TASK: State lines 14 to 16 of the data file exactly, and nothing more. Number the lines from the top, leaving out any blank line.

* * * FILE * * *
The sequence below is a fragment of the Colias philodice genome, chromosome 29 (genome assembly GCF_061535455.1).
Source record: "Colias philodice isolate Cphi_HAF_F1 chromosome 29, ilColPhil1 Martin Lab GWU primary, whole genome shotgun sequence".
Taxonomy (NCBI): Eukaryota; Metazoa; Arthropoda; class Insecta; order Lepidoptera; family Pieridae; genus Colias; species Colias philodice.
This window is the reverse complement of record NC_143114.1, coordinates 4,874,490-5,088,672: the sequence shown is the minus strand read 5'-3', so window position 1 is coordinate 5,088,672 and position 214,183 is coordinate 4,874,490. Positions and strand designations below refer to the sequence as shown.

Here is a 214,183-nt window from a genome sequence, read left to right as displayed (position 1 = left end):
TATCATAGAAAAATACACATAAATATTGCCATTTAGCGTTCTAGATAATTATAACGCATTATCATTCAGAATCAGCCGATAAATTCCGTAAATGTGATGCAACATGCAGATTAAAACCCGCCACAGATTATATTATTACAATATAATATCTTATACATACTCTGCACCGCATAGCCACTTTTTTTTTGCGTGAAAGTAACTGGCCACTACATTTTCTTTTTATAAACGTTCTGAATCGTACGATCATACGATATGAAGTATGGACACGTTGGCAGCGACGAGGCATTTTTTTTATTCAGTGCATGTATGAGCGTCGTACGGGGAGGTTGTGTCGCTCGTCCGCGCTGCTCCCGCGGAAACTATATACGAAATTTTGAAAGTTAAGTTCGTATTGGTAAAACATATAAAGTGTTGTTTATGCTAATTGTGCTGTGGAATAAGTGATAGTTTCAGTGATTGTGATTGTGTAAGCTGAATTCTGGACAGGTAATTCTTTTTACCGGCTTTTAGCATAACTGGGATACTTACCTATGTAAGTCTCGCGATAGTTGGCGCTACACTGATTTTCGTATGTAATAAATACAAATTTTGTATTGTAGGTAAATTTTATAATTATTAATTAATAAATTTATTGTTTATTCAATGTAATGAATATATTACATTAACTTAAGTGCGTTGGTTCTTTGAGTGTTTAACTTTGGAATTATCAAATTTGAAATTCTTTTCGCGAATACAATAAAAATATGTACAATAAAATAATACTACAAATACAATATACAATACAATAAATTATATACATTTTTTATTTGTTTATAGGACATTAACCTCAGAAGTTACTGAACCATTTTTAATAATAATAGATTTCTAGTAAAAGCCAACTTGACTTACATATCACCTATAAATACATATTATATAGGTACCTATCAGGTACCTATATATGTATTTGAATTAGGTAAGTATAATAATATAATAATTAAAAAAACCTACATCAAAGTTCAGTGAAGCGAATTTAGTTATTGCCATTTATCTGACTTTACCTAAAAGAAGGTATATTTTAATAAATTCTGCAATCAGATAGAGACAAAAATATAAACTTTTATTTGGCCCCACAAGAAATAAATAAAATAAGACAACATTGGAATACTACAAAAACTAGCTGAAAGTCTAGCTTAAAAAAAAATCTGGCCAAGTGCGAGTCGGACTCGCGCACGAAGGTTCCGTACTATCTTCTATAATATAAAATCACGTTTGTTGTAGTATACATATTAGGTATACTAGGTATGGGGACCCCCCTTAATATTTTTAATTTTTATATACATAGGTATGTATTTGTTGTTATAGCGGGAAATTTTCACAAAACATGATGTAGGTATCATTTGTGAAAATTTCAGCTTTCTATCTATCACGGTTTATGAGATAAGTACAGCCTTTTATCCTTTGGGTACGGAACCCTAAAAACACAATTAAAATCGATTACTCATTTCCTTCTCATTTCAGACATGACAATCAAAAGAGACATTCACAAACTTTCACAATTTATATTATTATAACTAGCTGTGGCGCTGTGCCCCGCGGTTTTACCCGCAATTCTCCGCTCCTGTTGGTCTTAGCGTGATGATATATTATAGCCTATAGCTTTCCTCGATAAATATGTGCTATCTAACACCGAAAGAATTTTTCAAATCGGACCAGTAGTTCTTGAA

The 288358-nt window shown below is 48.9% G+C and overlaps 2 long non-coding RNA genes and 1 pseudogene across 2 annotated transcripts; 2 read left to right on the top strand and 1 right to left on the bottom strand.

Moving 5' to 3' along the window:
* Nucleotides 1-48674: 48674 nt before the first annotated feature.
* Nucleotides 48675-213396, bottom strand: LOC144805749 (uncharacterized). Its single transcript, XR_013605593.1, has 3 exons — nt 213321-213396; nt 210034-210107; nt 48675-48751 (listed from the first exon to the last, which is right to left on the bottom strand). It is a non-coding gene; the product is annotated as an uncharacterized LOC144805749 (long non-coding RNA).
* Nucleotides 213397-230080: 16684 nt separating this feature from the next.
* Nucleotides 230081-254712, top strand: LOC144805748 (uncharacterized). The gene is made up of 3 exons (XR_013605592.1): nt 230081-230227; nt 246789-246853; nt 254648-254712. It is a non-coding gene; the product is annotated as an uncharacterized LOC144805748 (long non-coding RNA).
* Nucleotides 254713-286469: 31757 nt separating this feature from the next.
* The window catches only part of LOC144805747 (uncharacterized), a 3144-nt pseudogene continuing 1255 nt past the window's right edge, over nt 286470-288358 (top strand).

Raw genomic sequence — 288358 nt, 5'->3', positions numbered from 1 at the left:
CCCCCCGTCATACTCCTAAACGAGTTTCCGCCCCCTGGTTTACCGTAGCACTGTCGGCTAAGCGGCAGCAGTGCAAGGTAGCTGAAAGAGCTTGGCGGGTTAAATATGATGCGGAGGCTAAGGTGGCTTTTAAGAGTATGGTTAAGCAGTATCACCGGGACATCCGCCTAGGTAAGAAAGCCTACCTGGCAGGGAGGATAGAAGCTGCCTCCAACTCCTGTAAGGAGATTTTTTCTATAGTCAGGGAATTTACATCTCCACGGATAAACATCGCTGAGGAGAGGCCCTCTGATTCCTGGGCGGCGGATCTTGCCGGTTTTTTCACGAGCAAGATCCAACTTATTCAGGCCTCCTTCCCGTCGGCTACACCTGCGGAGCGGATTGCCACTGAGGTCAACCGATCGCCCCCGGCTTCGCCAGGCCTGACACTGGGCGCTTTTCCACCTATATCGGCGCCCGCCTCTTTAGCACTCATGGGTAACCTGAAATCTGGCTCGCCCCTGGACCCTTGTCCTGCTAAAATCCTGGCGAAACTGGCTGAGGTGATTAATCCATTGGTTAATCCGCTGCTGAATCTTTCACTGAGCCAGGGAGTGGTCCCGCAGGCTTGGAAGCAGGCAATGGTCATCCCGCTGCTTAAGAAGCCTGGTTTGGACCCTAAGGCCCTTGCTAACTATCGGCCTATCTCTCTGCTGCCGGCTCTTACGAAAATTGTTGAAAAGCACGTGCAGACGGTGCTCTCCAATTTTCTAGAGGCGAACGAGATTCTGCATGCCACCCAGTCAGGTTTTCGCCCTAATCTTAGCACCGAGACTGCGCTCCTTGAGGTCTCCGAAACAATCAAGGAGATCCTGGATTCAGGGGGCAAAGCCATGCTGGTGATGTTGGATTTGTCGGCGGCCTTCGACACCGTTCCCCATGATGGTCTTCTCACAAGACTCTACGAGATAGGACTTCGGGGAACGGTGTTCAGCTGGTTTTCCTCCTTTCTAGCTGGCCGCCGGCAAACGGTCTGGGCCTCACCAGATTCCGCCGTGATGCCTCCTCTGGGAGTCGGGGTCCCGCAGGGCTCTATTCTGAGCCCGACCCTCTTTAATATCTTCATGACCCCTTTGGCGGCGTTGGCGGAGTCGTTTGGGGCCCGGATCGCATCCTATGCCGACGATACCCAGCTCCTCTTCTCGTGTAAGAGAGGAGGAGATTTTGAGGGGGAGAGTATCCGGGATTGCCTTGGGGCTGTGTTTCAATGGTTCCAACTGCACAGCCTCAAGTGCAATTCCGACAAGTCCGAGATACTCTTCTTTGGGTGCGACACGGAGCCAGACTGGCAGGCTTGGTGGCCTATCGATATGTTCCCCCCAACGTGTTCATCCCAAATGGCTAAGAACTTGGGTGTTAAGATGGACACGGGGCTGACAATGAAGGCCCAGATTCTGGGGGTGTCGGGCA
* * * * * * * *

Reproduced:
* The window catches only part of LOC144805747 (uncharacterized), a 3144-nt pseudogene continuing 1255 nt past the window's right edge, over nt 286470-288358 (top strand).

Raw genomic sequence — 288358 nt, 5'->3', positions numbered from 1 at the left:
CCCCCCGTCATACTCCTAAACGAGTTTCCGCCCCCTGGTTTACCGTAGCACTGTCGGCTAAGCGGCAGCAGTGCAAGGTAGCTGAAAGAGCTTGGCGGGTTAAATATGATGCGGAGGCTAAGGTGGCTTTTAAGAGTATGGTTAAGCAGTATCACCGGGACATCCGCCTAGGTAAGAAAGCCTACCTGGCAGGGAGGATAGAAGCTGCCTCCAACTCCTGTAAGGAGATTTTTTCTATAGTCAGGGAATTTACATCTCCACGGATAAACATCGCTGAGGAGAGGCCCTCTGATTCCTGGGCGGCGGATCTTGCCGGTTTTTTCACGAGCAAGATCCAACTTATTCAGGCCTCCTTCCCGTCGGCTACACCTGCGGAGCGGATTGCCACTGAGGTCAACCGATCGCCCCCGGCTTCGCCAGGCCTGACACTGGGCGCTTTTCCACCTATATCGGCGCCCGCCTCTTTAGCACTCATGGGTAACCTGAAATCTGGCTCGCCCCTGGACCCTTGTCCTGCTAAAATCCTGGCGAAACTGGCTGAGGTGATTAATCCATTGGTTAATCCGCTGCTGAATCTTTCACTGAGCCAGGGAGTGGTCCCGCAGGCTTGGAAGCAGGCAATGGTCATCCCGCTGCTTAAGAAGCCTGGTTTGGACCCTAAGGCCCTTGCTAACTATCGGCCTATCTCTCTGCTGCCGGCTCTTACGAAAATTGTTGAAAAGCACGTGCAGACGGTGCTCTCCAATTTTCTAGAGGCGAACGAGATTCTGCATGCCACCCAGTCAGGTTTTCGCCCTAATCTTAGCACCGAGACTGCGCTCCTTGAGGTCTCCGAAACAATCAAGGAGATCCTGGATTCAGGGGGCAAAGCCATGCTGGTGATGTTGGATTTGTCGGCGGCCTTCGACACCGTTCCCCATGATGGTCTTCTCACAAGACTCTACGAGATAGGACTTCGGGGAACGGTGTTCAGCTGGTTTTCCTCCTTTCTAGCTGGCCGCCGGCAAACGGTCTGGGCCTCACCAGATTCCGCCGTGATGCCTCCTCTGGGAGTCGGGGTCCCGCAGGGCTCTATTCTGAGCCCGACCCTCTTTAATATCTTCATGACCCCTTTGGCGGCGTTGGCGGAGTCGTTTGGGGCCCGGATCGCATCCTATGCCGACGATACCCAGCTCCTCTTCTCGTGTAAGAGAGGAGGAGATTTTGAGGGGGAGAGTATCCGGGATTGCCTTGGGGCTGTGTTTCAATGGTTCCAACTGCACAGCCTCAAGTGCAATTCCGACAAGTCCGAGATACTCTTCTTTGGGTGCGACACGGAGCCAGACTGGCAGGCTTGGTGGCCTATCGATATGTTCCCCCCAACGTGTTCATCCCAAATGGCTAAGAACTTGGGTGTTAAGATGGACACGGGGCTGACAATGAAGGCCCAGATTCTGGGGGTGTCGGGCA